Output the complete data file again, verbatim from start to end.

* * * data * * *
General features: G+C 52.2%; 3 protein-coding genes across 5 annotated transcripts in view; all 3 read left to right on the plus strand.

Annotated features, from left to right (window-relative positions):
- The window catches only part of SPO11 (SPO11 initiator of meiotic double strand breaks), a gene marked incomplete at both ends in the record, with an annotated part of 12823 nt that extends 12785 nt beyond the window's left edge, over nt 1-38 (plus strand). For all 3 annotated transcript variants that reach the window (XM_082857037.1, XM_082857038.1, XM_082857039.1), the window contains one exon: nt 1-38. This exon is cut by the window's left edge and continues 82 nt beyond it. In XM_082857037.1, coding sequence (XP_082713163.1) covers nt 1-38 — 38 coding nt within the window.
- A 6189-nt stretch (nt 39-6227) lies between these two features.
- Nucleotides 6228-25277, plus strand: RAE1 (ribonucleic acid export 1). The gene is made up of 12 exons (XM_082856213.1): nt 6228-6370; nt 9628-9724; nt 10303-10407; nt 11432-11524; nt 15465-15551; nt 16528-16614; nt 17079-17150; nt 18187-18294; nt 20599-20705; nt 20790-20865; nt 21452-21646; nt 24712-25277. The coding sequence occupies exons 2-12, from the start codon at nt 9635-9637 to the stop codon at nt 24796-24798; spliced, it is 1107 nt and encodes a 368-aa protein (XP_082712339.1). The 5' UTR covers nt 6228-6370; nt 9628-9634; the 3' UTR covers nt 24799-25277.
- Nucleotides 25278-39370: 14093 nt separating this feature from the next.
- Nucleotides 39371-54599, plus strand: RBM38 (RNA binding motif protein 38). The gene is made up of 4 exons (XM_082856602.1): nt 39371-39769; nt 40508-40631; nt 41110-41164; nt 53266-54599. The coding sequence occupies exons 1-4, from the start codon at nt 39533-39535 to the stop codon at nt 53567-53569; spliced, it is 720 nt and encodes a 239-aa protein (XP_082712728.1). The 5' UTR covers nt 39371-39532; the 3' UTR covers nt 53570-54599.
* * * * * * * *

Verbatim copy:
General features: G+C 52.2%; 3 protein-coding genes across 5 annotated transcripts in view; all 3 read left to right on the plus strand.

Annotated features, from left to right (window-relative positions):
- The window catches only part of SPO11 (SPO11 initiator of meiotic double strand breaks), a gene marked incomplete at both ends in the record, with an annotated part of 12823 nt that extends 12785 nt beyond the window's left edge, over nt 1-38 (plus strand). For all 3 annotated transcript variants that reach the window (XM_082857037.1, XM_082857038.1, XM_082857039.1), the window contains one exon: nt 1-38. This exon is cut by the window's left edge and continues 82 nt beyond it. In XM_082857037.1, coding sequence (XP_082713163.1) covers nt 1-38 — 38 coding nt within the window.
- A 6189-nt stretch (nt 39-6227) lies between these two features.
- Nucleotides 6228-25277, plus strand: RAE1 (ribonucleic acid export 1). The gene is made up of 12 exons (XM_082856213.1): nt 6228-6370; nt 9628-9724; nt 10303-10407; nt 11432-11524; nt 15465-15551; nt 16528-16614; nt 17079-17150; nt 18187-18294; nt 20599-20705; nt 20790-20865; nt 21452-21646; nt 24712-25277. The coding sequence occupies exons 2-12, from the start codon at nt 9635-9637 to the stop codon at nt 24796-24798; spliced, it is 1107 nt and encodes a 368-aa protein (XP_082712339.1). The 5' UTR covers nt 6228-6370; nt 9628-9634; the 3' UTR covers nt 24799-25277.
- Nucleotides 25278-39370: 14093 nt separating this feature from the next.
- Nucleotides 39371-54599, plus strand: RBM38 (RNA binding motif protein 38). The gene is made up of 4 exons (XM_082856602.1): nt 39371-39769; nt 40508-40631; nt 41110-41164; nt 53266-54599. The coding sequence occupies exons 1-4, from the start codon at nt 39533-39535 to the stop codon at nt 53567-53569; spliced, it is 720 nt and encodes a 239-aa protein (XP_082712728.1). The 5' UTR covers nt 39371-39532; the 3' UTR covers nt 53570-54599.